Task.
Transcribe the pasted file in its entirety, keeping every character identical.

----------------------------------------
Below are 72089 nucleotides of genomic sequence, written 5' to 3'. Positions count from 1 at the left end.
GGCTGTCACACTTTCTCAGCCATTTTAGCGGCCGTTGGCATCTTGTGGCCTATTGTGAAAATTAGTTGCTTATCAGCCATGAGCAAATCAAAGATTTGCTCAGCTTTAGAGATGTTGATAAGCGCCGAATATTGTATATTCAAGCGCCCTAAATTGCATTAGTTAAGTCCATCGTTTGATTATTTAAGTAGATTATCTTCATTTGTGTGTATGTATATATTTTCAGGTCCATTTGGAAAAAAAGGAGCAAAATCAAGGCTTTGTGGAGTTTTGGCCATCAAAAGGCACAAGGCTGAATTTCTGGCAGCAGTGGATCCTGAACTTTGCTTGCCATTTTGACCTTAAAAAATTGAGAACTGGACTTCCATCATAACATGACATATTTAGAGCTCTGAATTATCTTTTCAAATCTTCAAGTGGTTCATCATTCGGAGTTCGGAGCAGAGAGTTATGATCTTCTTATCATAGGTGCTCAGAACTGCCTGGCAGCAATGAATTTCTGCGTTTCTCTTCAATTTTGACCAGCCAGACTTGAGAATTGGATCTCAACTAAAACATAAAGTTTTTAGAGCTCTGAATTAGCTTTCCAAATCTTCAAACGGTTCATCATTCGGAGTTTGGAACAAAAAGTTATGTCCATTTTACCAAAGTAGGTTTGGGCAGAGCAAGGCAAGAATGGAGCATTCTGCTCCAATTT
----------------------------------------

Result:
Below are 72089 nucleotides of genomic sequence, written 5' to 3'. Positions count from 1 at the left end.
GGCTGTCACACTTTCTCAGCCATTTTAGCGGCCGTTGGCATCTTGTGGCCTATTGTGAAAATTAGTTGCTTATCAGCCATGAGCAAATCAAAGATTTGCTCAGCTTTAGAGATGTTGATAAGCGCCGAATATTGTATATTCAAGCGCCCTAAATTGCATTAGTTAAGTCCATCGTTTGATTATTTAAGTAGATTATCTTCATTTGTGTGTATGTATATATTTTCAGGTCCATTTGGAAAAAAAGGAGCAAAATCAAGGCTTTGTGGAGTTTTGGCCATCAAAAGGCACAAGGCTGAATTTCTGGCAGCAGTGGATCCTGAACTTTGCTTGCCATTTTGACCTTAAAAAATTGAGAACTGGACTTCCATCATAACATGACATATTTAGAGCTCTGAATTATCTTTTCAAATCTTCAAGTGGTTCATCATTCGGAGTTCGGAGCAGAGAGTTATGATCTTCTTATCATAGGTGCTCAGAACTGCCTGGCAGCAATGAATTTCTGCGTTTCTCTTCAATTTTGACCAGCCAGACTTGAGAATTGGATCTCAACTAAAACATAAAGTTTTTAGAGCTCTGAATTAGCTTTCCAAATCTTCAAACGGTTCATCATTCGGAGTTTGGAACAAAAAGTTATGTCCATTTTACCAAAGTAGGTTTGGGCAGAGCAAGGCAAGAATGGAGCATTCTGCTCCAATTT